In a sense, the EU is already divided. The Visegrad Four (Hungary, Poland, the Czech Republic and Slovakia) have essentially agreed to stop the migrants at the border of Macedonia (and Bulgaria) with Greece and thus cut off the so-called "Balkan route." This is the route that over 600,000 migrants (out of 1 million) took last year, going from Turkey to Greece, and then via Macedonia and Serbia towards Austria and Germany.
Sweden, which took the lion's share of refugees along with Austria and Germany last year, closed its borders this year. Traditionally, France has been one of Germany’s closest allies and partners, but now their prime minister says France will only be able to take 30,000 refugees.
RT: Europeans pay billions to Turkey for managing the flow of migrants from the Middle East and close their borders. Maybe we should engage in some prevention as well?
KR: Unlike most of developed countries the Russian Federation has not limited visas for Syrian citizens – there are about 8,000 Syrians in Russia at the moment.
Their presence in Russia is governed by a special law regulating rights of foreigners living in our country. About 2,000 of them have temporary residence permits, and over 2000 Syrians have permanent residency.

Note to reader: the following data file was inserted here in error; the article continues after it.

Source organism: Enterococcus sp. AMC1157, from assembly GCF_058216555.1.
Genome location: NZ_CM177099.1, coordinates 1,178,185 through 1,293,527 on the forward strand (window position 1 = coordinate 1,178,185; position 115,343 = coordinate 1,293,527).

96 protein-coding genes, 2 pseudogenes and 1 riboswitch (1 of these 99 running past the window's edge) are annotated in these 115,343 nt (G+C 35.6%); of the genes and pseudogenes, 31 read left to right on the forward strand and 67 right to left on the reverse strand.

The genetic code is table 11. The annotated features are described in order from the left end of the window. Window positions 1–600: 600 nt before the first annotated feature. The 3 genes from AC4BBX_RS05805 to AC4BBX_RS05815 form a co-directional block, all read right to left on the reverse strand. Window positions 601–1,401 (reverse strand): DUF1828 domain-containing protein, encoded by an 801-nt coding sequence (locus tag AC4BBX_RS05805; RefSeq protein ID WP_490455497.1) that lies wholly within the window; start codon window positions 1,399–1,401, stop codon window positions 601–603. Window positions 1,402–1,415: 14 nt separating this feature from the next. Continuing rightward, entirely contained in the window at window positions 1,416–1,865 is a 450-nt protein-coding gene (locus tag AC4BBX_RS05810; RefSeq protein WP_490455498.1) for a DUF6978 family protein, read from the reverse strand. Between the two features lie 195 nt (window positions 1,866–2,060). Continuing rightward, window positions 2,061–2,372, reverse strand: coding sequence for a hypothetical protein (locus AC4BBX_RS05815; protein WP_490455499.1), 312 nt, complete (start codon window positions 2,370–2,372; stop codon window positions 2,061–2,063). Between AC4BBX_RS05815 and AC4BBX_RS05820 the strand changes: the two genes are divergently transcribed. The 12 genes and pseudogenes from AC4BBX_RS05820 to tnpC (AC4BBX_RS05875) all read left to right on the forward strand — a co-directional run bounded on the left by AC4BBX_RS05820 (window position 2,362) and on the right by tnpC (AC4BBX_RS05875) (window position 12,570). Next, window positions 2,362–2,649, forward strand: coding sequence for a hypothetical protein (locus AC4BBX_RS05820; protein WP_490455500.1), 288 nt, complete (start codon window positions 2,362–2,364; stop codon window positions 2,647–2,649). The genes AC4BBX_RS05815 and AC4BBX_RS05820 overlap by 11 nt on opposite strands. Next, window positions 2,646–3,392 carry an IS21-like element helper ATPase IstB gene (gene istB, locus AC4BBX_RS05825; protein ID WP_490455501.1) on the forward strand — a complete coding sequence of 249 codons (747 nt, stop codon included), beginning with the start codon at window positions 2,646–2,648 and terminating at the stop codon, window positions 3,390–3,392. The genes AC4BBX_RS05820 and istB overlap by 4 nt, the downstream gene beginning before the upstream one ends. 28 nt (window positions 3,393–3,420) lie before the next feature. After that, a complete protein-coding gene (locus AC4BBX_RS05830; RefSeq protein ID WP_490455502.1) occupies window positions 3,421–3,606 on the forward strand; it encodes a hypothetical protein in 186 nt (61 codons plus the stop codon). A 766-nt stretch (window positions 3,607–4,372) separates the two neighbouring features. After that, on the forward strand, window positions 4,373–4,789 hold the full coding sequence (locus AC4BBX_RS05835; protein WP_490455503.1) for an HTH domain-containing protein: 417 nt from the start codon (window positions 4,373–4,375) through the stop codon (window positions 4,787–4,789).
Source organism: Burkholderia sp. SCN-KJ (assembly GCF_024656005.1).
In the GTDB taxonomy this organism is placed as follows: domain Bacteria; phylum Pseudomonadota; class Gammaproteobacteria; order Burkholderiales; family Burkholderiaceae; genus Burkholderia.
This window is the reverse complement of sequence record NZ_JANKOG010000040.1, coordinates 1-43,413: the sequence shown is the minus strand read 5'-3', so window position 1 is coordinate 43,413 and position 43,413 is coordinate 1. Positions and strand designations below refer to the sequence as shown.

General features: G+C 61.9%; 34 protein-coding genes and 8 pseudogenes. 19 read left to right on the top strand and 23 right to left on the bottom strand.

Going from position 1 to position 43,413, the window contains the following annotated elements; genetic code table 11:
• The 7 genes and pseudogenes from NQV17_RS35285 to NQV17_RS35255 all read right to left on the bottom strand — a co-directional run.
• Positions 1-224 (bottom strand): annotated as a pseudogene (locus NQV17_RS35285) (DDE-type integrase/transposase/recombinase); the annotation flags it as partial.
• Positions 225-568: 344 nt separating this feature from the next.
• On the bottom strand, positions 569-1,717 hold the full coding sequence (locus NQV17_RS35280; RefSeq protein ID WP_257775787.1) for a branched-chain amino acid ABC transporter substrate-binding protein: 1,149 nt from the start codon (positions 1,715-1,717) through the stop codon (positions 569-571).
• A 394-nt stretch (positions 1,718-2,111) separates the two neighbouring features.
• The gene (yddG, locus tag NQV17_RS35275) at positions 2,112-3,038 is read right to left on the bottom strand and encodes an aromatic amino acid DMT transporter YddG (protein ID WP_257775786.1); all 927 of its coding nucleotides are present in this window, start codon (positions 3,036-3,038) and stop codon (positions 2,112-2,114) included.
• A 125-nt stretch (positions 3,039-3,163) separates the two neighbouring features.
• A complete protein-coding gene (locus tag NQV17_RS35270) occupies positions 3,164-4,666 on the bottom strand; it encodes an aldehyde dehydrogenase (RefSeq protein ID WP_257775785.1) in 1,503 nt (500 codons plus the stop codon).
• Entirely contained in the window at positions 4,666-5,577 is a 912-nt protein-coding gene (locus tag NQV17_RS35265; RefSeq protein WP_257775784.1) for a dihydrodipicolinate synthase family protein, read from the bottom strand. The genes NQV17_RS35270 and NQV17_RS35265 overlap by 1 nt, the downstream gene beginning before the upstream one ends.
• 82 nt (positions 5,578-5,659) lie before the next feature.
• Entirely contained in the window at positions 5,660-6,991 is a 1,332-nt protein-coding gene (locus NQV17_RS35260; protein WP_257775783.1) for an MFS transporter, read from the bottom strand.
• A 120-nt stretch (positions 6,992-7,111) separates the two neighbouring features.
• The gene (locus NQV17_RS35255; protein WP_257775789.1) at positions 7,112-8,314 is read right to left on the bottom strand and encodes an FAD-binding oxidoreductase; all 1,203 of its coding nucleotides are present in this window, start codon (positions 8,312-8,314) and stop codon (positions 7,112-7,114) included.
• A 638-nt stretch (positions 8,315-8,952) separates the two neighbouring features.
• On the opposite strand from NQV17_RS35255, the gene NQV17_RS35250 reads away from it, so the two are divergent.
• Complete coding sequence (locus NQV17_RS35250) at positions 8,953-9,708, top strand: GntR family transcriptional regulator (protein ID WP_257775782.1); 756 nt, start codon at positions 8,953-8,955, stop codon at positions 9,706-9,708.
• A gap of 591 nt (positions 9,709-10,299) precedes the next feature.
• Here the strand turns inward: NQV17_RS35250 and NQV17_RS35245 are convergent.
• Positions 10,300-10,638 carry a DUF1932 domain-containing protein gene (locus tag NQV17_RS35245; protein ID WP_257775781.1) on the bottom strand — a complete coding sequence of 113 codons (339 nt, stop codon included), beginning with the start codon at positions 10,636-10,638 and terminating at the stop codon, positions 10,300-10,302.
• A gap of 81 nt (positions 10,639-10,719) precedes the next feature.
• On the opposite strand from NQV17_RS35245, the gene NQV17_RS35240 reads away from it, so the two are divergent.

Russia also went through a surge of migrant arrivals when the situation in southeastern Ukraine got very tense.
Over 1 million Ukrainians from the southeast have been registered as temporary asylum seekers in the Russian Federation since April 1, 2014.
The number of requests for asylum in Russia has grown almost 60 times.
And we dealt with this issue successfully. Nobody died, nobody starved, everybody was heard.
Russia already has experience in tackling such issues from its recent history – in 2008, after the conflict in the North Caucasus we accommodated 35,000 refugees, and then in 2014 during the Ukrainian crisis we proved our efficiency in dealing with such matters when various government agencies worked together well.